07 March 2018

'For we are what he has made us, created in Christ Jesus for good works . . .' Sunday Reflections, 4th Sunday of Lent, Year B

From The Gospel of John (2003) directed by Philip Saville
[Today's Gospel ends at 3:10]

Readings (New American Bible: Philippines, USA)

Readings (Jerusalem Bible: Australia, England & Wales, India [optional], Ireland, New Zealand, Pakistan, Scotland, South Africa)

Gospel John 3:14-21 (New Revised Standard Version, Anglicised Catholic Edition)

Jesus said to Nicodemus:

Just as Moses lifted up the serpent in the wilderness, so must the Son of Man be lifted up, that whoever believes in him may have eternal life.
‘For God so loved the world that he gave his only Son, so that everyone who believes in him may not perish but may have eternal life.
‘Indeed, God did not send the Son into the world to condemn the world, but in order that the world might be saved through him. Those who believe in him are not condemned; but those who do not believe are condemned already, because they have not believed in the name of the only Son of God. And this is the judgement, that the light has come into the world, and people loved darkness rather than light because their deeds were evil. For all who do evil hate the light and do not come to the light, so that their deeds may not be exposed. But those who do what is true come to the light, so that it may be clearly seen that their deeds have been done in God.’

The readings for Year A may be used instead of those above.
Nicodemus, Unknown Flemish Master [Web Gallery of Art]

The Pharisees generally have a bad name and the adjective 'pharisaical' is defined in Merriam-Webster as marked by hypocritical censorious self-righteousness. Those words could certainly describe most of the Pharisees we meet in the gospels. But they do not apply to Nicodemus. He was patently a good man who said to Jesus when he met him at night, Rabbi, we know that you are a teacher who has come from God; for no one can do these signs that you do apart from the presence of God (John 3:2). He was also with Jesus at the end helping to prepare for the burial. Nicodemus, who had at first come to Jesus by night, also came, bringing a mixture of myrrh and aloes, weighing about a hundred pounds (John 19:39).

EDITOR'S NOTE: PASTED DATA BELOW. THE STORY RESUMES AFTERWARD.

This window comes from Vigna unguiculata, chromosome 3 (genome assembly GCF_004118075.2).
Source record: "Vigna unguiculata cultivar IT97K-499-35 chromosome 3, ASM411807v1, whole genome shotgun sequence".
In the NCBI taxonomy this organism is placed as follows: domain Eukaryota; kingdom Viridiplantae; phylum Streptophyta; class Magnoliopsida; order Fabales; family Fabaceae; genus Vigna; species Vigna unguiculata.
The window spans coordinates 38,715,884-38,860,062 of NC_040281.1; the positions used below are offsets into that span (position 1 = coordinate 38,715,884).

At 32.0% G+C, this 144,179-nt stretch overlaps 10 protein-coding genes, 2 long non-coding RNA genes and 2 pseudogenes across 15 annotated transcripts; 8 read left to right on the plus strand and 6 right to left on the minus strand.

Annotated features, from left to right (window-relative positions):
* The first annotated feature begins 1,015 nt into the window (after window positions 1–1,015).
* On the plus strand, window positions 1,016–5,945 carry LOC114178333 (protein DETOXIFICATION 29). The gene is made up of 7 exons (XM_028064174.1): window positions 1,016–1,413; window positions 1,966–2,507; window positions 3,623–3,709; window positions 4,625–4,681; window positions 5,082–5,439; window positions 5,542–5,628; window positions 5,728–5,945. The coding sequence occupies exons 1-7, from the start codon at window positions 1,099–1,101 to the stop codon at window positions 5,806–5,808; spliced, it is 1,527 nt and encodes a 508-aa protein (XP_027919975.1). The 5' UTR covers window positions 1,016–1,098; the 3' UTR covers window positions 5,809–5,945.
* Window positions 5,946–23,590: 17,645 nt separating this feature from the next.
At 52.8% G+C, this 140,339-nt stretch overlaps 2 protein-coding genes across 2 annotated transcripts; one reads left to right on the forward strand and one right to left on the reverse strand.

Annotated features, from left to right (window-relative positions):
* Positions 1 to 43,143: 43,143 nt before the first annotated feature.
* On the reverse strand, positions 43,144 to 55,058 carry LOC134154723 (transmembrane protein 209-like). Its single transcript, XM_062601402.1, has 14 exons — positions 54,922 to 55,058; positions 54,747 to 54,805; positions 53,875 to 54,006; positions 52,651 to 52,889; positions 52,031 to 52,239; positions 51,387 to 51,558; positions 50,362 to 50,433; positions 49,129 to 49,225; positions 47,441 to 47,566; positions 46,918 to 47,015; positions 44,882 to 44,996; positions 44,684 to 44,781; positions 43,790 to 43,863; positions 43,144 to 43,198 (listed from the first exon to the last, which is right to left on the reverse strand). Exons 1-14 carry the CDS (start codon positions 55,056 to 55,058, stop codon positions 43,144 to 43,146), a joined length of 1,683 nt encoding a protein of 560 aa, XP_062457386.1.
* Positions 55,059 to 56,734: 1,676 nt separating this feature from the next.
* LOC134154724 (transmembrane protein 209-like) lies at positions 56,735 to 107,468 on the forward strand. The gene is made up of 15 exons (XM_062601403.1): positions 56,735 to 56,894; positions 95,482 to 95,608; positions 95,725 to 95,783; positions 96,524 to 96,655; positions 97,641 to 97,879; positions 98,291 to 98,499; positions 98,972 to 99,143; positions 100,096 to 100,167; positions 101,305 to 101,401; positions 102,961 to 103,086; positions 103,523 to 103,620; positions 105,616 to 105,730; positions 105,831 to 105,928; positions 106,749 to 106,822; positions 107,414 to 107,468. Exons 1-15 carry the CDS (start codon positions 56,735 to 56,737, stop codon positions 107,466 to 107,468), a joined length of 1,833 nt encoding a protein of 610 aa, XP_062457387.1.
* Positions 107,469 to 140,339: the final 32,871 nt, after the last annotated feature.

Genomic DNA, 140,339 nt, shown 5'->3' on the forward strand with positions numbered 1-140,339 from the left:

This good Pharisee can help us come to the light, especially when that involves walking through the darkness. Physical darkness is part of the reality that God has given us and can protect us from the cosmic powers of this present darkness (Ephesians 6:12), as it did Nicodemus when he came by night to visit Jesus.

God has given us many examples of persons willing to confront the cosmic powers of this present darkness even at the risk of their lives. One such person is Patience Mollè Lobè, a widow now aged 60 and member of the Focolare Movement. An engineer, she became a very senior official in the Department of Public Works in Cameroon. She saw at first hand the powers of darkness in the corruption she encountered there. Here she relates how attempts were made three times to kill her.

Patience Mollè Lobè is yet another example of a layperson living fully the vision of Vatican II. So many have the idea that carrying out a particular kind of liturgical service, eg, being a reader, is what being a good lay Catholic is all about. It's much more than that. It is a way of life in following Jesus, living every moment according to the Gospel, bringing the values of Jesus into every human situation. In the words of St Paul in today's Second ReadingFor we are what he has made us, created in Christ Jesus for good works, which God prepared beforehand to be our way of life (Ephesians 2:10).

Many of us have known persons like Patience Mollè Lobè, some of whom have died for confronting the cosmic powers of this present darkness. Their witness to Jesus and the Gospel brings us the light of hope and proves the truth of his words today, God did not send the Son into the world to condemn the world, but in order that the world might be saved through him.

Antiphona ad introitum
Entrance Antiphon (Cf Isaiah 60:10-11)

Laetare, Jerusalem, et conventum facite, omnes qui diligitis eam;
Rejoice, Jerusalem, and all who love her.
gaudete cum laetitia, qui in tristitia fuistis,
Be joyful, all who were in mourning;
ut exsultetis, et satiemini ab uberibus consolationis vestrae.
exult and be satisfied at her consoling breast.

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